Sri Lankan women will receive smooth and technically developed cotton sanitary pads after facing a number of health issues due to the available disposable sanitary pads. Director of the Momiji Natural Corporation Japan, Mrs.Rie Ito who recently introduced Cotton sanitary pads to local women said disposable sanitary pads make a huge impact on human health. The impact on human health can be illustrated by looking at a small part of the production process of these products. The chlorine that is used to bleach the cotton is toxic to workers and may cause cancer.

Two sides of the same coin

By Asif Haroon Raja from Pakistan

Soon after Partition, apart from irascible hostility of India, Pakistan had to contend with unfriendly Afghanistan. Besides being the only Muslim country to oppose Pakistan’s membership to the UN, it had demanded certain parts of Baluchistan and NWFP. It had repudiated all treaties signed between Afghanistan and the British Government before the birth of Pakistan and rejected Durand Line as an international border between Pakistan and Afghanistan. It maintained a consistent hostile policy towards Pakistan and subjected it to vile propaganda and urged the tribes residing on Pakistani side of the Divide to create independent Pakhtunistan. It always provided refuge to dissident and anti-Pakistan elements and supported 1973 insurgency in Baluchistan. Conversely, it always maintained friendly ties with India.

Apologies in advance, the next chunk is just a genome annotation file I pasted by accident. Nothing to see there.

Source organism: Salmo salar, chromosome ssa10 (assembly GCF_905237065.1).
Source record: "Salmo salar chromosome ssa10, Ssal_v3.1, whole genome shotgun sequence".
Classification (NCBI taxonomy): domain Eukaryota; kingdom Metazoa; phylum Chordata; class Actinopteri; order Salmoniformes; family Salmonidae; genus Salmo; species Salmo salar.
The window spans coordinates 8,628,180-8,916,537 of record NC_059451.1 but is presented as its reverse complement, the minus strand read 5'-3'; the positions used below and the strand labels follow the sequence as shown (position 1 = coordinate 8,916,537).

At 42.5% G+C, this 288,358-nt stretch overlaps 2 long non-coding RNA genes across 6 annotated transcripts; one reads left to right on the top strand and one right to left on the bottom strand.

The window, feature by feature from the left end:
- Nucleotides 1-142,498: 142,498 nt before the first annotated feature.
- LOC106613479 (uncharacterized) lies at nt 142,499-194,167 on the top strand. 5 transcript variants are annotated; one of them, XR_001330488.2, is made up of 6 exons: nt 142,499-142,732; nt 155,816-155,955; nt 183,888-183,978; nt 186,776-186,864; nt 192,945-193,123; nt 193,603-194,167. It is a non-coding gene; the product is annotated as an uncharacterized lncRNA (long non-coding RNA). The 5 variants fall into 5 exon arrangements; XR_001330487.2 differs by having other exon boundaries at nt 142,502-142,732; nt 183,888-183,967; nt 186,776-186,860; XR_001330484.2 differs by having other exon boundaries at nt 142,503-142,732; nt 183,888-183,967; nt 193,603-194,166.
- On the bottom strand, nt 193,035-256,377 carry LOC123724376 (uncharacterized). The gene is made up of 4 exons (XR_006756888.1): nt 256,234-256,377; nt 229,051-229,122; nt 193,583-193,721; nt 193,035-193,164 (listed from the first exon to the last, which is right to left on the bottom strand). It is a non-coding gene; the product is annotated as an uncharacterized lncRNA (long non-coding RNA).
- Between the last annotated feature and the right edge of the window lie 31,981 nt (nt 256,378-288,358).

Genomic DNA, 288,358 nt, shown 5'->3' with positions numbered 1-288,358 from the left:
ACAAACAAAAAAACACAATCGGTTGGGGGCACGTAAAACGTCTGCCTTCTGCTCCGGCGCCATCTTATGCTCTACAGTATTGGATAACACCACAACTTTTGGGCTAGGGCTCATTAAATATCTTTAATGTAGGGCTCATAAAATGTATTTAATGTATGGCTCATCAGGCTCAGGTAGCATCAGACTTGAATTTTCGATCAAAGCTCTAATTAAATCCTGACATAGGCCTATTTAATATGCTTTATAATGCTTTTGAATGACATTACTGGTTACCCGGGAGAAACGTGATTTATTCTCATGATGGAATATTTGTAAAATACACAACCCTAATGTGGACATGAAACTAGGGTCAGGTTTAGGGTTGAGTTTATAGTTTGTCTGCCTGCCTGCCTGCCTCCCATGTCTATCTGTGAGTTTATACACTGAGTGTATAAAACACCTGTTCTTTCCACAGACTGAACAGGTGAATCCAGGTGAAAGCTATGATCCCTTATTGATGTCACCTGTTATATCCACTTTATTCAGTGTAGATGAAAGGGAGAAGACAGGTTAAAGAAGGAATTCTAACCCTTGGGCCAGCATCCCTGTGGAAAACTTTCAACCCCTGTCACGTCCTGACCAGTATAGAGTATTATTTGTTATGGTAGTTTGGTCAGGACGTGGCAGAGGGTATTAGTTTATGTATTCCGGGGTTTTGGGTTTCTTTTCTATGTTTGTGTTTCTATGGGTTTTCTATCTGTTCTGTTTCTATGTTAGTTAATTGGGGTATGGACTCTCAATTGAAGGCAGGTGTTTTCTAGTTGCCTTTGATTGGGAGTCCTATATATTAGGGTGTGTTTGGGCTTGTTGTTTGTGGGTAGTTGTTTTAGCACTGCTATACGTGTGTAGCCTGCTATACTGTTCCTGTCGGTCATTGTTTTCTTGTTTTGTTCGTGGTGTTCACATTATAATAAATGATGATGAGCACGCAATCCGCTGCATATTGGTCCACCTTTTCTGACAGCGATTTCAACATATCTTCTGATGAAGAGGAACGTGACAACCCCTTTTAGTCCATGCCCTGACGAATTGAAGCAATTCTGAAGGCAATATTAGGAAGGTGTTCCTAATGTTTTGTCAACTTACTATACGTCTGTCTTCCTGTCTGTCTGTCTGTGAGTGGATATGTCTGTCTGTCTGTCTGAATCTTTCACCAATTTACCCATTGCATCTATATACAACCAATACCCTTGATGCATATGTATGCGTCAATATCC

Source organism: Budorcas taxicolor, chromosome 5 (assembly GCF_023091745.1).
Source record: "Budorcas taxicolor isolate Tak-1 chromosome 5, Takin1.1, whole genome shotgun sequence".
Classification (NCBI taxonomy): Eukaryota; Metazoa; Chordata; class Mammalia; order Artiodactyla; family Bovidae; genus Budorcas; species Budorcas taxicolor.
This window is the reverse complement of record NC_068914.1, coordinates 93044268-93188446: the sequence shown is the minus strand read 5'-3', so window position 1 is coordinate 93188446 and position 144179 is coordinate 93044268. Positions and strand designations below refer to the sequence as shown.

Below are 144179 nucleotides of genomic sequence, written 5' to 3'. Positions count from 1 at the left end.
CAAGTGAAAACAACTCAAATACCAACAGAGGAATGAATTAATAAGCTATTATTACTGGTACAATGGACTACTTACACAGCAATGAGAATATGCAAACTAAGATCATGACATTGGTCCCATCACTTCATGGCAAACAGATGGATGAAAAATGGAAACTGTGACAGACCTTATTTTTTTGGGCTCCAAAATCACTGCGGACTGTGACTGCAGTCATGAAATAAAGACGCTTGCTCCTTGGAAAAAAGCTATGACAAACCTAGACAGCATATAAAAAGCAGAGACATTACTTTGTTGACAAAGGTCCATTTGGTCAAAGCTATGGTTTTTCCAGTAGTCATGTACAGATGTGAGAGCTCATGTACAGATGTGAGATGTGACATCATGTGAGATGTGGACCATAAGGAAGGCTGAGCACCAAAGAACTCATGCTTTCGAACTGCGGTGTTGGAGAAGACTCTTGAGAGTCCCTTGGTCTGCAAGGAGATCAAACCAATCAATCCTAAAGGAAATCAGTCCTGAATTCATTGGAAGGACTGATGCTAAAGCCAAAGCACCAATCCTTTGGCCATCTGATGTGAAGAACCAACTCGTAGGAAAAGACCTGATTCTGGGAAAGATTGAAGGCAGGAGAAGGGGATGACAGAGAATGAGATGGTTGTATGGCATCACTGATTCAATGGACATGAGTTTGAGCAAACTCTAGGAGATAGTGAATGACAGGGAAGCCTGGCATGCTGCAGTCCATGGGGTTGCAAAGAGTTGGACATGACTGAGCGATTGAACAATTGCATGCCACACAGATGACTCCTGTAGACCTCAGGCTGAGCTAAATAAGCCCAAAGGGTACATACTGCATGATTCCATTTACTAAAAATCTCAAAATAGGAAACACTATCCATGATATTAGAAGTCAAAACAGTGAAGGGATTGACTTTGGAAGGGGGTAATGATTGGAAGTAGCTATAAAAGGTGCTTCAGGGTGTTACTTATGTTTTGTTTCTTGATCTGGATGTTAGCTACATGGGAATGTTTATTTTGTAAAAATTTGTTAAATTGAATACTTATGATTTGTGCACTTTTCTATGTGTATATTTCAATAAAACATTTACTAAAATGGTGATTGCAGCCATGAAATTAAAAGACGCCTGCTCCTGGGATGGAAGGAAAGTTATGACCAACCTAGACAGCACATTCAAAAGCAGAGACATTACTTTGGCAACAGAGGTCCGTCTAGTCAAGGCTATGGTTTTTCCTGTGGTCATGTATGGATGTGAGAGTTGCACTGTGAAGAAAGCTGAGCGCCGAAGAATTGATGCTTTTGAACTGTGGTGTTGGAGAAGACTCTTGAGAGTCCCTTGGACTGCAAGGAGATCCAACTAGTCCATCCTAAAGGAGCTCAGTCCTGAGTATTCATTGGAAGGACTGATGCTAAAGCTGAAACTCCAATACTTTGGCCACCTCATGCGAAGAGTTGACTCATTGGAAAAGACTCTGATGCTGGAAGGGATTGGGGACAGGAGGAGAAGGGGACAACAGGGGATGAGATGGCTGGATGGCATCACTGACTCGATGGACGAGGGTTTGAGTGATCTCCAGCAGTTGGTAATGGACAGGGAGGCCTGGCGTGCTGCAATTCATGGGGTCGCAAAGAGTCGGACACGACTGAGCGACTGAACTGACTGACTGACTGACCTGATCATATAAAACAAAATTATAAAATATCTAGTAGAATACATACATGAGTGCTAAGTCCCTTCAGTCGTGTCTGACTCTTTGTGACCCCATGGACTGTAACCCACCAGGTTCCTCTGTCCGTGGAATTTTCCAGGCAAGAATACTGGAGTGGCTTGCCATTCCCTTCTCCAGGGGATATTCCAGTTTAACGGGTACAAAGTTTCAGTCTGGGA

Oken Jeet Sandham created history by taking Indian Muaythai in Olympic recognized Games for third time

Indian Muaythai Team under the leadership of Oken Jeet Sandham has created history as his team could represent India in the Olympic recognized Games for the third time. This time, the Indian Muaythai team from the Muaythai Federation of India (MFI) was recognized and approved by the Organizing Committee of 2008 Busan World Sports For All Games under the direct patronage of the International Olympic Committee (IOC), highest sporting body in the world, to represent India.